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Famitsu DS + Wii is the complete opposite -- it's completely for the kids, and like many kids' mags in Japan, the cover devotes more space to all the cool bonuses inside the polybag than any individual game. This issue includes a booklet of Smash Brothers Brawl strategy, another booklet of manga based on Wii games, and a three-piece Pokemon stationery set (eraser, ruler, and mechanical pencil). Strategy and previews dominate the innards. Finally, Arcadia is a monthly launched in 1999 devoted entirely to arcade games. Its original staff was mostly taken from Gamest and Neo Geo Freak, two mags that died at roughly the same time in 1998. Despite this pedigree, the book isn't nearly as hardcore-oriented as either of those two titles -- it tries to appeal to a general gaming audience, including the ladies and casual gamers who mostly stick to the music, trading-card, or prize games. Arcadia has never been a super-successful magazine, and it's had to deal with internet rumors of its imminent demise as early as 2006. It's still around, but it's not like arcades in Japan are doing so wonderful these days, either. The Dengeki stable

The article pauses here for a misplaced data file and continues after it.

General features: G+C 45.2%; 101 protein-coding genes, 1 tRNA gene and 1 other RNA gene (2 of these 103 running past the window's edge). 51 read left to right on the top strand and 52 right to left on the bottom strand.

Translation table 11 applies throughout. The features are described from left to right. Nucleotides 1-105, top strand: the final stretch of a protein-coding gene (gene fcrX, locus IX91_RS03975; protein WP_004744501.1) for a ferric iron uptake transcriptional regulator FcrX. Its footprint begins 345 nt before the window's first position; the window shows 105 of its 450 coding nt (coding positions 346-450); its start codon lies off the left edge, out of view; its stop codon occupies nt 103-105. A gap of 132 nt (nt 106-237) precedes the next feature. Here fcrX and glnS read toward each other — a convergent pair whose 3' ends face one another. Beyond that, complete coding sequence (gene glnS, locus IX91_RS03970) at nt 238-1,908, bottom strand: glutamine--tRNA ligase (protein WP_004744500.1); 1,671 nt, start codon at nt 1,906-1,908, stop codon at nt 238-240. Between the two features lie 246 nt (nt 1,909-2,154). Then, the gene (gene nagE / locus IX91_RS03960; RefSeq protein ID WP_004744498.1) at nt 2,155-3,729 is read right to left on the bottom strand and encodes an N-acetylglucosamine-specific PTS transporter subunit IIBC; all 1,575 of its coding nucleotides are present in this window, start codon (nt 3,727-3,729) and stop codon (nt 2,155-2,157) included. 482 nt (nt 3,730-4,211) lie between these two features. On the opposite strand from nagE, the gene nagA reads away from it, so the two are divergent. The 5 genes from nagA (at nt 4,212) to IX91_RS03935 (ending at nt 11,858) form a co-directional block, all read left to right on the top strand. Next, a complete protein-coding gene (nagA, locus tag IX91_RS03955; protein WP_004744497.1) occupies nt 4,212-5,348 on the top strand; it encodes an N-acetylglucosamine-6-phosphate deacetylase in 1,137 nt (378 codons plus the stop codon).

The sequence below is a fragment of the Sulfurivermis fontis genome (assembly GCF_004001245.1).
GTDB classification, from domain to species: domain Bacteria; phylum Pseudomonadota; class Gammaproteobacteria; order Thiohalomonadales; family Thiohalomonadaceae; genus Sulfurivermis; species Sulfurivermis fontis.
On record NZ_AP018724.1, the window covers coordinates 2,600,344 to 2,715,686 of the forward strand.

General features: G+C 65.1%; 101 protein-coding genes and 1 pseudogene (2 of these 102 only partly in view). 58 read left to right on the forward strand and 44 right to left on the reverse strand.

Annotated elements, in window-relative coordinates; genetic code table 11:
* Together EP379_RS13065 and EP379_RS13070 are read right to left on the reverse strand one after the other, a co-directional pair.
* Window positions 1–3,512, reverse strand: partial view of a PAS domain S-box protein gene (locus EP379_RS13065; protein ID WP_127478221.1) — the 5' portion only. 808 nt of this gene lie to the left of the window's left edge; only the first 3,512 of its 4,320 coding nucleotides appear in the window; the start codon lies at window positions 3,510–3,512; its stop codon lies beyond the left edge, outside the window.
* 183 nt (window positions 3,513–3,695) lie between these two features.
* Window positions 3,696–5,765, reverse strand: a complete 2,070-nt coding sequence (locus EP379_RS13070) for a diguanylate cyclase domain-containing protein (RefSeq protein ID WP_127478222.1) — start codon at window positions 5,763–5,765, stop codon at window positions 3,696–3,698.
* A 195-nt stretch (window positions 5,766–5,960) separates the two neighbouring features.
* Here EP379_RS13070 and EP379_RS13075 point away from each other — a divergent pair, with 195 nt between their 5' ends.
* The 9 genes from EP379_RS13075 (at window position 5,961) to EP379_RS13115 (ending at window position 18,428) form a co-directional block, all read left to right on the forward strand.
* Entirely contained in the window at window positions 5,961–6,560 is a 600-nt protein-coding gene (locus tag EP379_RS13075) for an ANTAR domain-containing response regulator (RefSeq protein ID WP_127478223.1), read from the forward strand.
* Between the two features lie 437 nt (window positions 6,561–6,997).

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Dengeki PlayStation is the oldest Sony-only mag, launching right alongside the birth of the system in late 1994. From the beginning, the title's been way hardcore oriented -- while most other PS mags kicked off their coverage by putting Ridge Racer on the cover, Den-Pure decided that the PS version of Princess Maker would be a better cover subject. While being hardcore back then meant lots of strategy pages, these days the mag has shifted to become heavier on reader participation, manga, US-style feature articles, and so forth. The formula seems to be working, because Den-Pure is the only magazine in Japan that gives Famitsu a run for its money saleswise, even outselling it on rare occasions. Dengeki Nintendo DS, like Famitsu DS + Wii, is totally kiddie, although this is a fairly recent invention -- until around 2004, it was very much an all-ages mag, similar to Famitsu. (Media Works also publishes Dengeki DS&Wii Style, a mature audience-oriented Nintendo mag, on a bimonthly-ish basis.) It gets points for being the only Japanese game mag that's full color from start to finish and for having a ferret run its reader-contribution section. It also has even more bonus crap than Famitsu's Nintendo mag -- in this issue, a Brawl guide, a Pokemon TCG guide, a Mario Kart Wii guide, a Pokemon Ranger guide, a book of Mario-themed pencil puzzles, and a large Pokemon movie poster. All this for 630 yen! To put this on US newsstands and make a profit, you'd have to charge at least $15 or so. The others